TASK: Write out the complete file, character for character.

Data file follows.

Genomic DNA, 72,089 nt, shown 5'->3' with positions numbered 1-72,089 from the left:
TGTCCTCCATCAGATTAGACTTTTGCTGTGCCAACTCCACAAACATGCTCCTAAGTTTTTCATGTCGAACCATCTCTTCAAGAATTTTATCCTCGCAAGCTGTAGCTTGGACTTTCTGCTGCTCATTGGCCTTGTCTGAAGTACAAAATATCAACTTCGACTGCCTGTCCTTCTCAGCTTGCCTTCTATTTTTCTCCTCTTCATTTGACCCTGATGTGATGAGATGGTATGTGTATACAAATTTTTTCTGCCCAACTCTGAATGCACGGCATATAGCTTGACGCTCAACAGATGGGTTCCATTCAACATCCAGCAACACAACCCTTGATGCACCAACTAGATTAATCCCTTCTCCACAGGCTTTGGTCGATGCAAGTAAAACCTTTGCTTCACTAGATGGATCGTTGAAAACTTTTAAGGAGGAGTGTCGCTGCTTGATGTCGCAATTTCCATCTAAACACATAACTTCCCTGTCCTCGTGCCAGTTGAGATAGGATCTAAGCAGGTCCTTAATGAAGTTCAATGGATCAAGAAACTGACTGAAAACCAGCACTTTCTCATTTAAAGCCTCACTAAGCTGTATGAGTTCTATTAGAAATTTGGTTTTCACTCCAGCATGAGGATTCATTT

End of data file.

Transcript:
Genomic DNA, 72,089 nt, shown 5'->3' with positions numbered 1-72,089 from the left:
TGTCCTCCATCAGATTAGACTTTTGCTGTGCCAACTCCACAAACATGCTCCTAAGTTTTTCATGTCGAACCATCTCTTCAAGAATTTTATCCTCGCAAGCTGTAGCTTGGACTTTCTGCTGCTCATTGGCCTTGTCTGAAGTACAAAATATCAACTTCGACTGCCTGTCCTTCTCAGCTTGCCTTCTATTTTTCTCCTCTTCATTTGACCCTGATGTGATGAGATGGTATGTGTATACAAATTTTTTCTGCCCAACTCTGAATGCACGGCATATAGCTTGACGCTCAACAGATGGGTTCCATTCAACATCCAGCAACACAACCCTTGATGCACCAACTAGATTAATCCCTTCTCCACAGGCTTTGGTCGATGCAAGTAAAACCTTTGCTTCACTAGATGGATCGTTGAAAACTTTTAAGGAGGAGTGTCGCTGCTTGATGTCGCAATTTCCATCTAAACACATAACTTCCCTGTCCTCGTGCCAGTTGAGATAGGATCTAAGCAGGTCCTTAATGAAGTTCAATGGATCAAGAAACTGACTGAAAACCAGCACTTTCTCATTTAAAGCCTCACTAAGCTGTATGAGTTCTATTAGAAATTTGGTTTTCACTCCAGCATGAGGATTCATTT